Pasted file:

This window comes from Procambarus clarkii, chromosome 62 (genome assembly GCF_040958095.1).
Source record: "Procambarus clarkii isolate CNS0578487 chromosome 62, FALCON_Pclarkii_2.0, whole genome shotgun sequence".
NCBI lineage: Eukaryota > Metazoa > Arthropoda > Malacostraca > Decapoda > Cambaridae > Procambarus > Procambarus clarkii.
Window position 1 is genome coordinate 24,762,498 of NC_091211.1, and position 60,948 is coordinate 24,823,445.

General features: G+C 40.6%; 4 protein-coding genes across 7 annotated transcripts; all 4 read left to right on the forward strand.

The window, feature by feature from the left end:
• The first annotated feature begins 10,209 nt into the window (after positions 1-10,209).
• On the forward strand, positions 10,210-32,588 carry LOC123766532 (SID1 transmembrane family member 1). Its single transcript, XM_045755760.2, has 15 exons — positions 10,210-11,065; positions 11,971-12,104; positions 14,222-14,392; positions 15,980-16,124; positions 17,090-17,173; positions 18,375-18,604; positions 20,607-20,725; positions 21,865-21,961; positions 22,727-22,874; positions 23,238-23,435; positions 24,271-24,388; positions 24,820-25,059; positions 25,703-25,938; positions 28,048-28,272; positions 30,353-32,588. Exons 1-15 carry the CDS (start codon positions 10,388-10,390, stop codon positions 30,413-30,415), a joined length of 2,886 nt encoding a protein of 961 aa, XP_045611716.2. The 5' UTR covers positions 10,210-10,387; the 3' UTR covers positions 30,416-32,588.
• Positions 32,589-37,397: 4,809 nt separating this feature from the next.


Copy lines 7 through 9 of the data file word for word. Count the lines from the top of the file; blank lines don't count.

• The first annotated feature begins 10,209 nt into the window (after positions 1-10,209).
• On the forward strand, positions 10,210-32,588 carry LOC123766532 (SID1 transmembrane family member 1). Its single transcript, XM_045755760.2, has 15 exons — positions 10,210-11,065; positions 11,971-12,104; positions 14,222-14,392; positions 15,980-16,124; positions 17,090-17,173; positions 18,375-18,604; positions 20,607-20,725; positions 21,865-21,961; positions 22,727-22,874; positions 23,238-23,435; positions 24,271-24,388; positions 24,820-25,059; positions 25,703-25,938; positions 28,048-28,272; positions 30,353-32,588. Exons 1-15 carry the CDS (start codon positions 10,388-10,390, stop codon positions 30,413-30,415), a joined length of 2,886 nt encoding a protein of 961 aa, XP_045611716.2. The 5' UTR covers positions 10,210-10,387; the 3' UTR covers positions 30,416-32,588.
• Positions 32,589-37,397: 4,809 nt separating this feature from the next.